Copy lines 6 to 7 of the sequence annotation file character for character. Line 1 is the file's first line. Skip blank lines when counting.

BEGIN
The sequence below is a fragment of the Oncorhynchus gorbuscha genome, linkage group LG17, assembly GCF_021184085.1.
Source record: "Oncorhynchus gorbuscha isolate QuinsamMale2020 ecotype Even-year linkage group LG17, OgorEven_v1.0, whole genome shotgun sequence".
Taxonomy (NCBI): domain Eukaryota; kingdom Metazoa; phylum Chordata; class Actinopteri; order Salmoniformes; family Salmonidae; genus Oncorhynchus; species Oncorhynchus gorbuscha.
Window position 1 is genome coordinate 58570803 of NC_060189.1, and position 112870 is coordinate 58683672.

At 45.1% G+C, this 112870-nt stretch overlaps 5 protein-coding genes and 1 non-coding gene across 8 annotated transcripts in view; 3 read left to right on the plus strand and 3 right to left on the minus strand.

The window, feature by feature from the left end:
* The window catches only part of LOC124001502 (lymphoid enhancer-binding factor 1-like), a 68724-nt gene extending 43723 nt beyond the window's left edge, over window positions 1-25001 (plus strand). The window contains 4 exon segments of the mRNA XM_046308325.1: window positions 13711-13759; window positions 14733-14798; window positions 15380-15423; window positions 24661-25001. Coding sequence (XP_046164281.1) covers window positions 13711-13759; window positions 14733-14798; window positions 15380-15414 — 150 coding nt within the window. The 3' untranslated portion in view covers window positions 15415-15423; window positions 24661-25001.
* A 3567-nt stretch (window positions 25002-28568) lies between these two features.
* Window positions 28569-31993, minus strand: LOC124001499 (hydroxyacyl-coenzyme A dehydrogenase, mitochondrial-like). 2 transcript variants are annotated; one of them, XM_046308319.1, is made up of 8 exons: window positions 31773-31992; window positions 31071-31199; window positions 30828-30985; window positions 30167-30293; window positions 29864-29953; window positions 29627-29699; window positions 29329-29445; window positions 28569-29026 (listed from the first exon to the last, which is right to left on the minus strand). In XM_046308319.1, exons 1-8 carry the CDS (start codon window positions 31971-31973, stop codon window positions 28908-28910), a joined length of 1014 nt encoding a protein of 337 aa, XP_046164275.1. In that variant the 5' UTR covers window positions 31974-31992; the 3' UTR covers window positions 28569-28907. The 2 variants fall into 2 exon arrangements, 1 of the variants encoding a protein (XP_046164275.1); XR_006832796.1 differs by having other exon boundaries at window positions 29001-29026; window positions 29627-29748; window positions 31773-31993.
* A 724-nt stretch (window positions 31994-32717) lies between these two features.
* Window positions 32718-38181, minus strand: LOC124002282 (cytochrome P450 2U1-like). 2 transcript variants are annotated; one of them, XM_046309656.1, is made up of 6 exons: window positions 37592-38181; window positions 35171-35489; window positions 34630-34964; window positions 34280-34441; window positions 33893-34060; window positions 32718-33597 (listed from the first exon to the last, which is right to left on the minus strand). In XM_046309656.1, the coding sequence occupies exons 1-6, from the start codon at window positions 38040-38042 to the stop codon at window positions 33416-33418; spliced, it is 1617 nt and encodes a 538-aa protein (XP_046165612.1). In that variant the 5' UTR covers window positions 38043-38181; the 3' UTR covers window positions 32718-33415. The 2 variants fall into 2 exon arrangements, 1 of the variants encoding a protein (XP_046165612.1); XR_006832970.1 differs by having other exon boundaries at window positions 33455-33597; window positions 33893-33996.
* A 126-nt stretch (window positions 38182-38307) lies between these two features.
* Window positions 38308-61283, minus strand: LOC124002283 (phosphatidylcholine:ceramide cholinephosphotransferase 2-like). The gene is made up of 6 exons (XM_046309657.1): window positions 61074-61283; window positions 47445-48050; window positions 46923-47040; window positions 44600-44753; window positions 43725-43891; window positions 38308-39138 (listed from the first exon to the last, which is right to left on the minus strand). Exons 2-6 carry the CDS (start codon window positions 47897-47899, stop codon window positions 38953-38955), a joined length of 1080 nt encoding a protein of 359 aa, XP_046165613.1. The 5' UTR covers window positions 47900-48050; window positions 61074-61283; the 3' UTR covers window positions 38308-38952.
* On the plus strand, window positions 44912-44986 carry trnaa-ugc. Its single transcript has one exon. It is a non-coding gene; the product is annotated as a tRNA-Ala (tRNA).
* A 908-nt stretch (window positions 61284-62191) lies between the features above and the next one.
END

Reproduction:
The window, feature by feature from the left end:
* The window catches only part of LOC124001502 (lymphoid enhancer-binding factor 1-like), a 68724-nt gene extending 43723 nt beyond the window's left edge, over window positions 1-25001 (plus strand). The window contains 4 exon segments of the mRNA XM_046308325.1: window positions 13711-13759; window positions 14733-14798; window positions 15380-15423; window positions 24661-25001. Coding sequence (XP_046164281.1) covers window positions 13711-13759; window positions 14733-14798; window positions 15380-15414 — 150 coding nt within the window. The 3' untranslated portion in view covers window positions 15415-15423; window positions 24661-25001.